Cytokine interference in infection

National Institutes of Health
Owner:National Institutes of Health

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Dr. O’Garra’s laboratory studies cells and molecules that control our immune systems to understand how they respond to infections and influence the outcomes and what goes wrong when infections damage healthy cells. For example, some infected individuals are protected while others go on to progress to disease such as tuberculosis (TB), which is caused by infection with Mycobacterium tuberculosis (M. tuberculosis). TB is a major cause of morbidity and mortality worldwide and efforts to control this disease are hampered by difficulties with diagnosis, prevention, and treatment. Most people infected with M. tuberculosis remain asymptomatic or have latent (noninfectious) TB, but they have a 10 percent lifetime risk of developing the active form of the disease. In 2010, Dr. O’Garra’s laboratory identified a gene signature dominated by type I interferon (IFN) inducible genes in the bloodstream of people with TB, which disappears during successful treatment. The lab is also studying the regulation and function of type I IFNs which exacerbate bacterial infections, in part, by inducing a regulatory cytokine called IL-10. Type I IFNs are cytokines that have been shown for years to be important in the control of viral infections. In experimental models, the lab showed that elevated levels of this cytokine lead to increased TB disease; subsequent studies now provide further knowledge regarding the heterogeneity of this blood signature in some, but not all, asymptomatic TB contacts and how this signature relates to whether they are protected or will develop the disease. During the lecture, Dr. O’Garra will discuss several potential mechanisms underlying the contribution of type I IFN to the development of TB and diseases caused by other bacterial infections. She will also discuss the impairment of protective responses.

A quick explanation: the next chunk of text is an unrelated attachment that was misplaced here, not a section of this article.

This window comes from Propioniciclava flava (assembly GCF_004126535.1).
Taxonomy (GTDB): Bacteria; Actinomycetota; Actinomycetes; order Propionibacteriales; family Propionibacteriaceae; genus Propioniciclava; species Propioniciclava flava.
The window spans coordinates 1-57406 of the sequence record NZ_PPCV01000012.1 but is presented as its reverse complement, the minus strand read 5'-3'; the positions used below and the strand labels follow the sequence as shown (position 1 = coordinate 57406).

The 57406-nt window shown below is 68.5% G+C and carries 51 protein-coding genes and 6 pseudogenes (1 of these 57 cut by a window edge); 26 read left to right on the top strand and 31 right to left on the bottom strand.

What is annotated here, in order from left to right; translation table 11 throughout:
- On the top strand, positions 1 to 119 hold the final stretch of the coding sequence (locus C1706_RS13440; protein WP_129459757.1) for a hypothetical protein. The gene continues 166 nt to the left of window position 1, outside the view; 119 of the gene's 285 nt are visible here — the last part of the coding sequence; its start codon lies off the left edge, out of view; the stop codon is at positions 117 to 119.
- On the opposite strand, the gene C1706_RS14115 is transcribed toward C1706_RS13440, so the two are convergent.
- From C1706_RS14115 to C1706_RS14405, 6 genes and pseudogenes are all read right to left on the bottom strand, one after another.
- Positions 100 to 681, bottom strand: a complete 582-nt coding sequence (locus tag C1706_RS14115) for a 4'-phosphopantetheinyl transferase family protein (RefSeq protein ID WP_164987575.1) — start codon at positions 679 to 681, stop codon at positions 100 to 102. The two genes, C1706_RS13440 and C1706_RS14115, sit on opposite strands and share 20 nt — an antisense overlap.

SpeakerAnne O'Garra
Anne O'Garra
She received her bachelor's degree in microbiology and biochemistry at the University of London. At the NIMR, she earned her Ph.D. in microbiology, staying on there for a four-year post-doctorate in immunology. In 1987, O'Garra left England for Palo Alto, California, to work for the DNAX Research Institute, where by 2000 she had become a principal staff scientist in the department of immunobiology.[5] In 2001, O'Garra became the Head of the Division of Immunoregulation at the MRC National Institute for Medical Research (NIMR) in London.[6] Since 2015, she is Associate Research Director at the Francis Crick Institute, the successor institute to the NIMR.


Eastern Time (US and Canada)

June 12, 2019 3:00 pm GMT-04:00

Beijing, Shanghai (China)

June 13, 2019 3:00 am GMT+08:00

Berlin (Germany)

June 12, 2019 9:00 pm GMT+02:00


Med. 30-60 min



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